Marilyn Stewart v. The City of San Antonio 04-13-00720-CV (Tex. App. – San Antonio, April 30, 2014).

The underlying suit arises out of a structural standards commission determination a building is substandard and ordering its demolition. Stewart was a lienholder and possible property owner who appealed the determination but lost at the trial court. The court determined the appeal was frivolous since Stewart had no grounds, so she appealed to the San Antonio Court of Appeals.

While she asserted her appeal was not frivolous, her focus centered on the trial courts failure to address her ownership interest. However, she did not contest the nuisance finding. As a result, no substantial question exist for appellate review by the trial court.  It affirmed the determination the appeal was frivolous.

If you would like to read this opinion click here. Panel: Chief Justice Stone, Justice Angelini, Justice Marion. Memorandum Per Curiam opinion. Attorneys listed for the City are Savita Rai and Samuel Charles Wood Adams. Ms. Steward was pro se.

Sewer line suit dismissed for lack of jurisdiction

The City of Madisonville v. Theresa Murders and Martina Maldonado, 10-13-00234-CV (Tex. App. – Waco, April 17, 2014)

This is a Texas Tort Claims Act case where the Plaintiffs brought suit against the City and contractor alleging damages after the City replaced a sewer line in front of their business. The Waco Court of Appeals reversed the denial of the City’s plea to the jurisdiction and dismissed the case.

The court did not go into great detail regarding the underlying facts. It simply noted that “[e]ven giving the most liberal construction of the Murders’ and Maldano’s pleadings, there are no facts alleged” which establish a waiver of immunity under the Texas Tort Claims Act.  At most, they allege the City failed to simply maintain the system generally and negligent in its efforts to help the contractors locate the sewer line which needed to be replaced. Further, the Plaintiffs claims for mental anguish and nuisance do not fall under any waiver. As a result, the trial court erred in denying the plea.

If you would like to read this opinion click here. Panel: Chief Justice Gray, Justice Davis and Justice Scoggins. Opinion delivered by Chief Justice Gray. Attorneys for Appellant City of Madisonville are John Hightower and Brian Begle. Attorneys for Appellee Maldonado and Murders are Roger Knight, Jr. and Timothy Lee.

Knowledge of preventable damage does not equal intent to damage under Takings claim says 4th Court of Appeals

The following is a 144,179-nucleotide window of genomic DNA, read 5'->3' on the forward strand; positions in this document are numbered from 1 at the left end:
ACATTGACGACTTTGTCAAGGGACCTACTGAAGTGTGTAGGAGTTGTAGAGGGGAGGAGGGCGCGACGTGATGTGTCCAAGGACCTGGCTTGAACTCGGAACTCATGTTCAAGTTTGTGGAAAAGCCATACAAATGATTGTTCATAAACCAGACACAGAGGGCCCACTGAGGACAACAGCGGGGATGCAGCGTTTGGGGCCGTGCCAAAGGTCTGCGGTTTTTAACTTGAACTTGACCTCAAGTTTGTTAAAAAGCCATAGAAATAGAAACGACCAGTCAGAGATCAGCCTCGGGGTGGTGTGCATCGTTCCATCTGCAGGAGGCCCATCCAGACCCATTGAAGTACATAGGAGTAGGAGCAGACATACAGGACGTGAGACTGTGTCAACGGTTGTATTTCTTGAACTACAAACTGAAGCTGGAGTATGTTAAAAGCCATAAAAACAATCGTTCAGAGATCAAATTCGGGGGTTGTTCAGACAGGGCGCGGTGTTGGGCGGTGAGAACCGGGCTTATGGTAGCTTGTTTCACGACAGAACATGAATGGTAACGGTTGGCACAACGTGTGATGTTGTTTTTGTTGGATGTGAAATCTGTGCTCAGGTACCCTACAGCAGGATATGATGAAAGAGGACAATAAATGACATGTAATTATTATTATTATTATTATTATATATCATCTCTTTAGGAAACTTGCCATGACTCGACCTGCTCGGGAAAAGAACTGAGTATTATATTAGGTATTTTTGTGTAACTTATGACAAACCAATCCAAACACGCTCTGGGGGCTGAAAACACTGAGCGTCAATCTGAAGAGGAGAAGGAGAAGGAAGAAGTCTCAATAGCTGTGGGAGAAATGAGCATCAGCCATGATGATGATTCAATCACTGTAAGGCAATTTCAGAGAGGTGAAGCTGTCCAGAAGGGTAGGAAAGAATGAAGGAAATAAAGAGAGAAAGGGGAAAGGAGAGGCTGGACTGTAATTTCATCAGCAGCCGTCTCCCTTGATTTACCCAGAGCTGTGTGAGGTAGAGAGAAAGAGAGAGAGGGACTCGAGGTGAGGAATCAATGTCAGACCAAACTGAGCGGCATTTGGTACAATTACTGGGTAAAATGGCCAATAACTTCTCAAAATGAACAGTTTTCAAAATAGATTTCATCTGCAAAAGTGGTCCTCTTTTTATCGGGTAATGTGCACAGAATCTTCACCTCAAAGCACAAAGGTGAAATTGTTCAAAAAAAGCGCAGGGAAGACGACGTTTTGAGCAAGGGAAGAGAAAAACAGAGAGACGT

San Antonio Water System v. Robert Overby and Teresa Overby, 04-13-00364-CV (Tex. App. – San Antonio, March 19, 2014)

This is an interlocutory appeal from the denial of a plea to the jurisdiction in a flooding case which the San Antonio Court of Appeals reversed and rendered.

The Overbys allege their yard and home were flooded by rainwater and sewage over several years due to a deteriorated condition of an alleyway behind their home. They sued several entities including the San Antonio Water System (“SAWS”). Specific to SAWS, the Overbys  claimed it failed to maintain manhole covers and the sewer system and brought takings, negligence, declaratory judgment and nuisance claims.  SAWS filed a plea which the trial court granted in part and denied in part, dismissing the declaratory judgment action and negligence claims. After further discovery, SAWS filed a second plea which the trial court denied and it appealed.

The 4th Court first determined SAWS was a governmental entity subject to takings claims. Examining the evidence most favorable to Overby, it assumed SAWS knew it should have changed the grade in the alleyway.  However, such is not evidence of the necessary intent to form a takings claim. While SAWS may have known the damage was preventable, that does not equate to an intent to deprive the Overbys of their property. The takings claim should have been dismissed. As to nuisance, the Overbys claim the Texas Tort Claims Act waives immunity for such a claim. However, even if accurate, there is no nexus between the use of motor driven equipment and the alleged injury.  The injury related not to the use of equipment but to the state the alley was left. As a result the nuisance claim should have been dismissed. The order denying the plea was reversed and judgment rendered.